Momfession #45: WWMD (What Would Mommy Do?)

There’s been a lot of talk about Jesus in our house lately. Which is odd, since we are not Christian in the least. In fact, we balk at any idea of organized religion. My husband and I are both products of Christianity: he attended a Baptist church when he was younger, and I spent my formative years in a Catholic school and heavily involved in our local church. But I became disillusioned with the church and my faith once I got old enough to realize that it didn’t fit with who I was and what I truly believed. I could write a novel about my feelings on religion, and Catholicism, but I will leave that for another day. Suffice it to say that when my kids started coming home talkin’ ‘bout the J-man, I was slightly uncomfortable.

I mean, I knew it was coming. We made the decision this fall to take our daughter out of home care and put her in a local preschool. A Christian-based preschool, mind you. But,  we had heard great things about the staff, and I got a warm fuzzy feeling from the moment I walked in, so I did my best to ignore the CD of Bible songs that they gave us when we enrolled, and the “Jesus Loves You!” signs in the hallway. When she came home telling me how “Mary Angel” was her friend, I just nodded and smiled. I even thought it was cute when she decided to say grace before dinner one night, and finished it off with “Ahhh-mek!” (she wouldn’t believe me when I tried to tell her it was Amen).

My son attends an after school program at the same center, and he’s been diligently practicing for their Christmas concert at home. When he came home with the song sheets and I noticed a song about– you guessed it– Jesus, I tried to act normally. But inside I was squirming. On the one hand, I felt guilty that he was singing about something that we completely don’t believe in. But another part of me feels guilty because I haven’t introduced any sort of faith into my kids’ lives.

Growing up, religion wasn’t just about the prayers, hymns and Bible stories. In fact, that was such a small part of what I remember about church. What I really loved was the community aspect of it all- working together to clean the church on weekends, baking treats for the annual bake sale, volunteering to give back to the community, and seeing my friends and their families every Sunday. I have realized that my kids don’t have anything like that in their lives. I mean, they have a lot of close family members and friends, neighbours, and schoolmates, but nothing quite like what I had. And I wonder if they are missing something by not having that. Will they feel less grounded and secure if they don’t have some sort of faith to fall back on? Will they be less empathetic and generous if they don’t belong to a community that encourages morality and altruism?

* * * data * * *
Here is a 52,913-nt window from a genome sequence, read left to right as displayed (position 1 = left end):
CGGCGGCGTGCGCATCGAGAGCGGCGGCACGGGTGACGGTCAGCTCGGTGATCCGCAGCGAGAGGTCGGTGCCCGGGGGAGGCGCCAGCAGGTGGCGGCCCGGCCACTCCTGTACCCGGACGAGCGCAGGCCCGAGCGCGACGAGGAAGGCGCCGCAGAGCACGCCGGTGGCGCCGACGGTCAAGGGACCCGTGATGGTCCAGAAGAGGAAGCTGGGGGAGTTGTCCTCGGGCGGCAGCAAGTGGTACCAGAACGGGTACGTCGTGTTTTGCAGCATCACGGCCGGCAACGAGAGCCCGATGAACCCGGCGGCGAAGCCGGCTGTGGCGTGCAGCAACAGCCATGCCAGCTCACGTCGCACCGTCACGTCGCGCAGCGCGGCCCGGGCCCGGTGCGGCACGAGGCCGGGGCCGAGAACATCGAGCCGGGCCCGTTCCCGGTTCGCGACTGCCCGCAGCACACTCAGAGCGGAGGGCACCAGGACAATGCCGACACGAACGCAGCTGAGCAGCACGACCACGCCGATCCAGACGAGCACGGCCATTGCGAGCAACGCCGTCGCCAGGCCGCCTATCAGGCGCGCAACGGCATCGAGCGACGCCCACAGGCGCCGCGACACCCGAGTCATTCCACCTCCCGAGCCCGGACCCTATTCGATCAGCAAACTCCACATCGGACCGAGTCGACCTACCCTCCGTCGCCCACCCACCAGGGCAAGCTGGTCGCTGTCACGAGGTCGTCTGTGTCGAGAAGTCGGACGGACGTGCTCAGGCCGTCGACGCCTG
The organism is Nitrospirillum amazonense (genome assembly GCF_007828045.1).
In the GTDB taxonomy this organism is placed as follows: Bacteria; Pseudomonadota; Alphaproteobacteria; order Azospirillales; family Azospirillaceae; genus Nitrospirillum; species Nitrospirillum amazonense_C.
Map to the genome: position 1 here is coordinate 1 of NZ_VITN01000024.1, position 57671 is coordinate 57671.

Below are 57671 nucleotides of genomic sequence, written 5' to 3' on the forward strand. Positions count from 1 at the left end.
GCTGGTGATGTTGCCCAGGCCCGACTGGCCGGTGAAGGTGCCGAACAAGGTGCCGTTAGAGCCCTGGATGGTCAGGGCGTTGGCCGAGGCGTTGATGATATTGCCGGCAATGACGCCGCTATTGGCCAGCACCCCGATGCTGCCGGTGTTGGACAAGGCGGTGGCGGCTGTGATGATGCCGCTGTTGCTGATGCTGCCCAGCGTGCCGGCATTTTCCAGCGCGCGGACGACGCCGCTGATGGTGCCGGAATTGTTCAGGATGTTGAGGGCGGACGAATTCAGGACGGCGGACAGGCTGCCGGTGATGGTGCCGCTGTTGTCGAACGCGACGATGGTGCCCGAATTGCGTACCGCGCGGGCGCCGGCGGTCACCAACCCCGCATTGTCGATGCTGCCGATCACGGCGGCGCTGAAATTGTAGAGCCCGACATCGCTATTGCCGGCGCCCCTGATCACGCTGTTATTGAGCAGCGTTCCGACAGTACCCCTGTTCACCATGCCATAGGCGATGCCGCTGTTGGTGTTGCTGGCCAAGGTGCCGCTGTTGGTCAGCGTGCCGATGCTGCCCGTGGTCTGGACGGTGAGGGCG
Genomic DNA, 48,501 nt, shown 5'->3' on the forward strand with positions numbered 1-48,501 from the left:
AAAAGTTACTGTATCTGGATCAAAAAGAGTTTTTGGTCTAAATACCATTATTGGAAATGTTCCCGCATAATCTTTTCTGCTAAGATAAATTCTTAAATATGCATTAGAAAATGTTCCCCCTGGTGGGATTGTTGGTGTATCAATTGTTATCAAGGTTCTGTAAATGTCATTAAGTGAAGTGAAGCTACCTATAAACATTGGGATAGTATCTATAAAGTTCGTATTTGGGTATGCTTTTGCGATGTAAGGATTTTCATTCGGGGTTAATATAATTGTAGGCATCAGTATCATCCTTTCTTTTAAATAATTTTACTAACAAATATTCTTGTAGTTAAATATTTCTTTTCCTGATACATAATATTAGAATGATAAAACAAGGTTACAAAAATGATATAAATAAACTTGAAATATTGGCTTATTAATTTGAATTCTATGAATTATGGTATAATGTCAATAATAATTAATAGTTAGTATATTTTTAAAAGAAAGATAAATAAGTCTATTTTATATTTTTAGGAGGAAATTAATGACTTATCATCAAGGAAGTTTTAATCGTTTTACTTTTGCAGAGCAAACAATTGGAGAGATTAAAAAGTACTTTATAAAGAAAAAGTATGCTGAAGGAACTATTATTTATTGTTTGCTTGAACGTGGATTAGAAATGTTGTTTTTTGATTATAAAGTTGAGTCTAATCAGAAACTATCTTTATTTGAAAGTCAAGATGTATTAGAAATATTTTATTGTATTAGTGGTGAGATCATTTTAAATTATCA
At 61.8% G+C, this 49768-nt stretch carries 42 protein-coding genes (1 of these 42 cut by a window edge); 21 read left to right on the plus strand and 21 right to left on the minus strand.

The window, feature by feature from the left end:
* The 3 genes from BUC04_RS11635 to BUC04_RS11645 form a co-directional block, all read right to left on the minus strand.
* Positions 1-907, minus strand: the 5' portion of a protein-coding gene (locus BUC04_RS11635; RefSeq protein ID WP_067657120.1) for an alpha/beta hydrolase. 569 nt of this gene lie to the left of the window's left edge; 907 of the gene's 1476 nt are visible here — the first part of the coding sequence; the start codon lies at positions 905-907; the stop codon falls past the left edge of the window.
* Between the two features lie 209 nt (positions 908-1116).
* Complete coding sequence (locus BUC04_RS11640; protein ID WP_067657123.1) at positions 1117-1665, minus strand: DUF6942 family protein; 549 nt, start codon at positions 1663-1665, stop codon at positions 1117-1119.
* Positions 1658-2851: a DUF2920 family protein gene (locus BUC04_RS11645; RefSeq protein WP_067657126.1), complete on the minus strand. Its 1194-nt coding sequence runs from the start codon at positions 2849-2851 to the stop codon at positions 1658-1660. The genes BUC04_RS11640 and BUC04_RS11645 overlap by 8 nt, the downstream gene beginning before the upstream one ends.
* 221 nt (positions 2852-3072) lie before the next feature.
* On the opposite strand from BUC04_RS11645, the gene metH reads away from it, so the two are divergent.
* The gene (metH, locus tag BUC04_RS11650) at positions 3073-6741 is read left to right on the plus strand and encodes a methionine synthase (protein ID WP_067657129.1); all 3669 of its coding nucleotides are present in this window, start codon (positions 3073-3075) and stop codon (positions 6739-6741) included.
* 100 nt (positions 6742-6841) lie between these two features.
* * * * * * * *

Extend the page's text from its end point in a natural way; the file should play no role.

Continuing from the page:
It’s a tough question, and I am sure I am not the only parent who has pondered it. I suppose the best thing I can do is to keep teaching my kids to be open-minded, and to respect different beliefs, cultures, and traditions. And to have love and compassion for the world and everything in it. After all, no matter what religion you practice, there always seems to be one simple, common theme: love one another. And really, what more do you need?

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Momfession #44: Let’s (not) talk about sex

The other night, my son walked in on us. Like, you know, WALKED IN. While my husband and I were…otherwise engaged. We don’t have a lock on our bedroom door, but since my son usually falls into a deep sleep pretty quickly (at night, I often put laundry away in his room with the light on!), we didn’t think twice about it. That is, until the door flew open unexpectedly and we scrambled for cover. He looked a bit confused at first, and we tried to play it cool. “Mommy, why aren’t you wearing any clothes?” I told him I was getting ready to take a shower. “But why are you in bed then?” I responded that I had gotten cold and decided to warm up in bed. “Uhhh…but why is Daddy with you?” he continued. Oh, well, of course, Daddy was being nice and trying to warm me up. “But WHY is Daddy naked too??” Man, that kid asks a lot of questions. My last answer to him was so ridiculous I couldn’t believe that it was coming out of my mouth: well Gabriel, sometimes Daddy and I take showers together, to save water. And he bought it. Or it could be that he decided he was tired of asking questions. Either way, he headed back to bed after that. But I was left wondering why I felt so compelled to lie in that situation. After all, I tend to be a pretty honest person, even with my kids. So why lie about sex? It is a natural part of life; why should I hide it? Won’t that give my kids a complex later in life?

I grew up in a fairly modest household. We didn’t walk around the house naked. We didn’t really talk about sex. I went to church on Sundays, and Catholic school during the week. The only times I heard about sex were when I was being told not to do it. It was something that happened behind closed doors, between a husband and a wife, and if you did it before you were married, you were a bad person. And while I turned out fine and am a fairly well-adjusted adult, I sometimes wonder what it would have been like to grow up not associating sex with feelings of guilt and shame.

So perhaps that is why I felt a twinge of guilt for lying to my son when he caught us in the act the other night. Because it is something that I don’t necessarily want to lie about. But how do you come up with an age-appropriate explanation of sex for a 7-year-old? And if I do try to explain it to him, will THAT scar him for life? Maybe there’s some “how-to-not-give-your-kid-a-complex-about-sex-when-he-walks-in-on-you” expert out there that I could consult. Or maybe I should just get a lock for our door. It is certainly less expensive than sending my kid to therapy down the line.